[1. This is an obscure verse,--yathâpi is not clear; I have taken yathâ as a 'how' of admiration. The latter lines seem to compare the hand swaying with the motion of the bosom to the bird seated on the tossed lotus.
2. Is vigâdha for agâdha, or should we read vigâdha?]
gone? and when thou and Kamthaka are alone come back, while three went away together, my mind trembles.
33. 'Why dost thou weep to-day, O cruel one, having done a dishonourable, pitiless, and unfriendly deed to me? Cease thy tears and be content in thy heart,--tears and that deed of thine ill agree.
34. 'Through thee, his dear obedient faithful loyal companion, always doing what was right, the son of my lord is gone never to return,--rejoice,--all hail! thy pains have gained their end.
35. 'Better for a man a wise enemy rather than a foolish friend unskilled in emergencies; by thee, the unwise self-styled friend, a great calamity has been brought upon this family.
36. 'These women are sorely to be pitied who have put away their ornaments, having their eyes red and dimmed with continuous tears, who are as it were desolate widows, though their lord still stands as unshaken as the earth or Mount Himavat.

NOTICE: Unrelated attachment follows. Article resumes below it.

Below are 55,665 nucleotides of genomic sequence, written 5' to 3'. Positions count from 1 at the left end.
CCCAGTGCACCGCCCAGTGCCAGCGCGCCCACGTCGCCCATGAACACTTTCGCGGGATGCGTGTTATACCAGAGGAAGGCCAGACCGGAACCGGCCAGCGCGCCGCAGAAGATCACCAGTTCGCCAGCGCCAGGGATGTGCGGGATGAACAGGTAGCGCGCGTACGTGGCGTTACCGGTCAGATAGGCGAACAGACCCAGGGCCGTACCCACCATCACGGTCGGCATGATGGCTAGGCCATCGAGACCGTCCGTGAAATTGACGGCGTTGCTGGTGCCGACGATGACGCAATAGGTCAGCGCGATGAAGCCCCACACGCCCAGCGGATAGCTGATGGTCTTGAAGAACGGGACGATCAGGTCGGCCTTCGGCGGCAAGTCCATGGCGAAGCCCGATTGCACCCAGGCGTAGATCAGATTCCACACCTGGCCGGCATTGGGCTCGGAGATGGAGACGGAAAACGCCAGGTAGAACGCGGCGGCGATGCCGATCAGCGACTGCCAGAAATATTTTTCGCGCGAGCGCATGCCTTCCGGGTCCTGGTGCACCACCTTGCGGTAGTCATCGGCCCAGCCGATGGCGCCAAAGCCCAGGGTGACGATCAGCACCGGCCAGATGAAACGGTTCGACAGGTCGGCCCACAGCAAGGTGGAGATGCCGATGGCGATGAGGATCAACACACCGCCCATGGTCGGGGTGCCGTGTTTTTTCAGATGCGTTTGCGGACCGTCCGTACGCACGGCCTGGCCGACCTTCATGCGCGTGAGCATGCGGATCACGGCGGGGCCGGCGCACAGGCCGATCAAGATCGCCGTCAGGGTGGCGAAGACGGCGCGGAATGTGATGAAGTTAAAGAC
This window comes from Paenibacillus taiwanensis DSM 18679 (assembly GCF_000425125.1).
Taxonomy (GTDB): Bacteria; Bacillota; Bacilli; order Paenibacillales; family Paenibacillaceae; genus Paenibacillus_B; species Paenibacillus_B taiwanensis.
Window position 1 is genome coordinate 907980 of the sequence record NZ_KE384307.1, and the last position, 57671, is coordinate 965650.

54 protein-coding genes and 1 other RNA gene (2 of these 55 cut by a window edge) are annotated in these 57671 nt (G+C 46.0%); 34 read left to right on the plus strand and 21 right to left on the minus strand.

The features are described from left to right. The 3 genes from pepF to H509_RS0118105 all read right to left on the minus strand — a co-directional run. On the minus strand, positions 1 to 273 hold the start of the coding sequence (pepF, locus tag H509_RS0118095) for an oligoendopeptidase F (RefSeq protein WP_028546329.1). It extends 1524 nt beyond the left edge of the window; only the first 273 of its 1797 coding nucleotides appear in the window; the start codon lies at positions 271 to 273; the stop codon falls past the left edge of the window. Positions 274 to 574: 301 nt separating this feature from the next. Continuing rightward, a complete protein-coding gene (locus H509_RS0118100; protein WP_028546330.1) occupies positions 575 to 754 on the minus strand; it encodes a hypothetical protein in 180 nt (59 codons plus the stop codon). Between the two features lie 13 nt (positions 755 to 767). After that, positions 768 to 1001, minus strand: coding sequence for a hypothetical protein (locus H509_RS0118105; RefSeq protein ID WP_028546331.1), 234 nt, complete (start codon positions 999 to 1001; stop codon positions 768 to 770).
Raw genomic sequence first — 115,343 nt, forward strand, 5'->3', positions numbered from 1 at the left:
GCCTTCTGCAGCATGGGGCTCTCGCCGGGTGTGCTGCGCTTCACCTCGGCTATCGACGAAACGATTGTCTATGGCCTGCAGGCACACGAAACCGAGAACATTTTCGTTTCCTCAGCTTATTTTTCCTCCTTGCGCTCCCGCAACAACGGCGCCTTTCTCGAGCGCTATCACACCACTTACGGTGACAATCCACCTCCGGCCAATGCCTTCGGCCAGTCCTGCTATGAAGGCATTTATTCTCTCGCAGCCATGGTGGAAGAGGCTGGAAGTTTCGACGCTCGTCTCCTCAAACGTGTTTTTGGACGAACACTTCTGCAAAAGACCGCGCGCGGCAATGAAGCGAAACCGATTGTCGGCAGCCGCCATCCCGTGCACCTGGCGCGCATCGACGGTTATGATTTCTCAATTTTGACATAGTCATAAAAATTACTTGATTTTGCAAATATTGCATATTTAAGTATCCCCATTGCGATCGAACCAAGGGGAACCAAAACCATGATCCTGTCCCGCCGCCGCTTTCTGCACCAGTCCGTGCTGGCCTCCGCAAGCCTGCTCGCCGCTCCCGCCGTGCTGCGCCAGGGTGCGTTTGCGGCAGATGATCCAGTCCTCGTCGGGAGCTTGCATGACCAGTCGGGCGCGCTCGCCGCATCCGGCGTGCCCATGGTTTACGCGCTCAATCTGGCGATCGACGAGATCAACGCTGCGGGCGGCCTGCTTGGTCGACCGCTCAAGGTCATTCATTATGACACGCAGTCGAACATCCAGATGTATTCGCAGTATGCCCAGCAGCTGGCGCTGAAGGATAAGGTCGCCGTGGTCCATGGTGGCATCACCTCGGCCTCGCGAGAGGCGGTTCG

37. 'And these lines of palaces seem to weep aloud, flinging up their dovecots for arms, with the long unbroken moan of their doves,--separated verily, with him, from all who could restrain them.
38. 'Even that horse Kamthaka without doubt desired my utter ruin; for he bore away from hence my treasure when all were sound asleep in the night,--like one who steals jewels.
39. 'When he was able to bear even the onsets of arrows, and still more the strokes of whips,--how then for fear of the fall of a whip, could he go carrying with him my prosperity and my heart together?